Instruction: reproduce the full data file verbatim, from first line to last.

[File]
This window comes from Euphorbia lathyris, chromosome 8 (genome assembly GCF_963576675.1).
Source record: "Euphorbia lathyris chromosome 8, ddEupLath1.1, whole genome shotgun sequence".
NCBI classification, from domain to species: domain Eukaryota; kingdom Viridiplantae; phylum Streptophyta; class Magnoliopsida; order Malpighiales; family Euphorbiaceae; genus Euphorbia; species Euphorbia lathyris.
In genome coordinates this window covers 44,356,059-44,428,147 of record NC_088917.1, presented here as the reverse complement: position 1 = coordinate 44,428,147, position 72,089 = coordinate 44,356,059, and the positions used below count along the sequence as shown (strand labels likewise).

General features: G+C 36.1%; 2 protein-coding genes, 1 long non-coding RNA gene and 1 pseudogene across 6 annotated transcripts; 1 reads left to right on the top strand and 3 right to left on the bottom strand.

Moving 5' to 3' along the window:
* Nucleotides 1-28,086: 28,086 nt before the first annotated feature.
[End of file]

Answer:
This window comes from Euphorbia lathyris, chromosome 8 (genome assembly GCF_963576675.1).
Source record: "Euphorbia lathyris chromosome 8, ddEupLath1.1, whole genome shotgun sequence".
NCBI classification, from domain to species: domain Eukaryota; kingdom Viridiplantae; phylum Streptophyta; class Magnoliopsida; order Malpighiales; family Euphorbiaceae; genus Euphorbia; species Euphorbia lathyris.
In genome coordinates this window covers 44,356,059-44,428,147 of record NC_088917.1, presented here as the reverse complement: position 1 = coordinate 44,428,147, position 72,089 = coordinate 44,356,059, and the positions used below count along the sequence as shown (strand labels likewise).

General features: G+C 36.1%; 2 protein-coding genes, 1 long non-coding RNA gene and 1 pseudogene across 6 annotated transcripts; 1 reads left to right on the top strand and 3 right to left on the bottom strand.

Moving 5' to 3' along the window:
* Nucleotides 1-28,086: 28,086 nt before the first annotated feature.